Ben Stanley was born in Cardiff in 1979. He lived in Bahrain as a child and returned to the UK in the late 1980s to live near Middlesbrough. After studying at the Universities of Warwick and Durham he moved to Warsaw, where he taught English for three years. He returned to the UK in 2005 to do a doctorate on the emergence of Polish populist parties that was awarded by the University of Essex in 2010. Since then Ben has worked in Bratislava and Warsaw, where he currently resides. From September 2013 onwards he will be a Marie Curie Intra-European Fellow at the Sussex European Institute. He blogs at Polish Party Politics.
Why do you blog? > To keep track of – and order my thoughts about – events in Polish party politics.
What would be your main blogging advice to a novice blogger? > Post little and often. Advice that anybody checking my blog of late can see I have not heeded.
Who are your intellectual heroes? > Leszek Kołakowski, Giovanni Sartori, John Stuart Mill, Michael Oakeshott.
What are you reading at the moment? > A Tale of Two Cultures: Qualitative and Quantitative Research in the Social Sciences by Gary Goertz and James Mahoney. Recommended reading for all methodological imperialists in the social sciences.
Who are your cultural heroes? > Warren Zevon, Stina Nordenstam, Randy Newman, Emmylou Harris, T.S. Eliot, Brian Wilson, Graham Greene, Elliott Smith, Philip Larkin, Jason Isbell, Sandy Denny.
What is the best novel you've ever read? > Life and Fate by Vasily Grossman.
What is your favourite poem? > 'Aubade' by Philip Larkin.
What is your favourite movie? > My Life As A Dog.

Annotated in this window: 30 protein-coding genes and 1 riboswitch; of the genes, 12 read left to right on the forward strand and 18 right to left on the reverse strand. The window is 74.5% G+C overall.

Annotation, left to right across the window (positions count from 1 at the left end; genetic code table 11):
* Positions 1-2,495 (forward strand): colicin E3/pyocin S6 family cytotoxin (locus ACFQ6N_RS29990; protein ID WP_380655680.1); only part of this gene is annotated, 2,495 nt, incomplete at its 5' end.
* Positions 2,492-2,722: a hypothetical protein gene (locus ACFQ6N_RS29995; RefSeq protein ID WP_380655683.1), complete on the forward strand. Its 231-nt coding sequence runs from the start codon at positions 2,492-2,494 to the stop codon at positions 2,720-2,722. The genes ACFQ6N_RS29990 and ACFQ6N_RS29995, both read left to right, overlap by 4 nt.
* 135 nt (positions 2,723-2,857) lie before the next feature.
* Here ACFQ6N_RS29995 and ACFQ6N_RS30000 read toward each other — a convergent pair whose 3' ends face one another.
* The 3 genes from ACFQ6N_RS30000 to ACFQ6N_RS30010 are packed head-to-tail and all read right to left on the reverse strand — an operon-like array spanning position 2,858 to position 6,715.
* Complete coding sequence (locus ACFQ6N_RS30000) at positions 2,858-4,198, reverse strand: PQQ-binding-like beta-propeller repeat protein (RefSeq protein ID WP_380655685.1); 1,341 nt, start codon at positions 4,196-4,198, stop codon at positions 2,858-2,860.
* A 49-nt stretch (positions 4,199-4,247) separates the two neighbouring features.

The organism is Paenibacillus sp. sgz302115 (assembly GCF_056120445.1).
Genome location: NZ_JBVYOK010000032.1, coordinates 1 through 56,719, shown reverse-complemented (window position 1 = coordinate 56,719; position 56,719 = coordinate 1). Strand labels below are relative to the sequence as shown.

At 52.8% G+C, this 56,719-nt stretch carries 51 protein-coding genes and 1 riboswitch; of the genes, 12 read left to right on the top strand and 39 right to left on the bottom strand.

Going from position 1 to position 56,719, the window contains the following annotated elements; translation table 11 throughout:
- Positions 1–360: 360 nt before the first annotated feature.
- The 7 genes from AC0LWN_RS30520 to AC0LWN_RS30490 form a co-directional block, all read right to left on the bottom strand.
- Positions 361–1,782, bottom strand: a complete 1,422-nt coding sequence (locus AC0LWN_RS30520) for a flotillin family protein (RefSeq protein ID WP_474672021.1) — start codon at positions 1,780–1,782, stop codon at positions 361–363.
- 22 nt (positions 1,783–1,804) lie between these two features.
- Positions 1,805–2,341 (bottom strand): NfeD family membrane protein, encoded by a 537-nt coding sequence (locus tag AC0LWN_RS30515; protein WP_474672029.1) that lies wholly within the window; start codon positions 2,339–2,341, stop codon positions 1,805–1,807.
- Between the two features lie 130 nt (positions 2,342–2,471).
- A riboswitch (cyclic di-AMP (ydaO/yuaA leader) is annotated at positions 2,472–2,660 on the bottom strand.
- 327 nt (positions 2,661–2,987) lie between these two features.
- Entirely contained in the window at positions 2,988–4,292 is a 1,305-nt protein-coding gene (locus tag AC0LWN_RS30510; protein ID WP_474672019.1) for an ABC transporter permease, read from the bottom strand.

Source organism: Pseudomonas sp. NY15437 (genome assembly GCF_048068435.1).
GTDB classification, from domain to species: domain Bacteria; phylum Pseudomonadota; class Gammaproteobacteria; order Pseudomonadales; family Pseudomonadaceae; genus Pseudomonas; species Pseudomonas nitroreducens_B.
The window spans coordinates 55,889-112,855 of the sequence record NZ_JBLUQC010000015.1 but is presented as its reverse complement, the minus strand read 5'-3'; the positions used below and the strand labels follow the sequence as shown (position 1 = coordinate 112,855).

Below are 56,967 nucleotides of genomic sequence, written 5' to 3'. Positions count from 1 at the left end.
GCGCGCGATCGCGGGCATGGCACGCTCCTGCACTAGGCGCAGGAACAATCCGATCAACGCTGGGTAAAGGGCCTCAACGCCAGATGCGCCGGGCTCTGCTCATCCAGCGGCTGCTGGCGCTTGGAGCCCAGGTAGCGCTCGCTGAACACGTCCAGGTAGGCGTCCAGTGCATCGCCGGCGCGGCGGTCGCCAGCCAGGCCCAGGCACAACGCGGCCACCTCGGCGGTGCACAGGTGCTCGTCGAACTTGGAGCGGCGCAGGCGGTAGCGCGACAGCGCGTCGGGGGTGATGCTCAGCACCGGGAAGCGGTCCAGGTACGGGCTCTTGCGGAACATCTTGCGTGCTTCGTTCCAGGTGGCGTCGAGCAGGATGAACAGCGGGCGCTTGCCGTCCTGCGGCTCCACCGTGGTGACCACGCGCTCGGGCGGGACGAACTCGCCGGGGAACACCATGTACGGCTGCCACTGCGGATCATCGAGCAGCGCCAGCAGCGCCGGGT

What is your favourite song? > 'Wouldn’t It Be Nice', by The Beach Boys.
Who is your favourite composer? > Mahler.
Can you name a major moral, political or intellectual issue on which you've ever changed your mind? > I used to be in favour of a ban on prostitution on the grounds that it invariably involves the objectification and exploitation of women (yes, I know there are male prostitutes, but it is largely an issue about the status of women). However, I realized that I was making the unwarranted assumption that all women cannot exercise their own volition in this case. I cannot ignore the voices of that minority of women - and I am sure it is a minority - who explain why they have chosen of their own free will to become prostitutes. I have come to the conclusion that the duty of a liberal is to oppose those who would deprive women of their right to exercise consent - however those women would construe it.
What philosophical thesis do you think it most important to combat? > The libertarian idea that selfishness is not only natural but good, while altruism is unnatural and damaging to society. Both conditions are natural, and both are important.
Can you name a work of non-fiction which has had a major and lasting influence on how you think about the world? > Albert Hirschman's The Rhetoric of Reaction not only taught me how to understand why I am not a conservative but also impressed upon me the need to be vigilant that my liberalism should not descend into a smug faith in the inexorable victory of progressive values.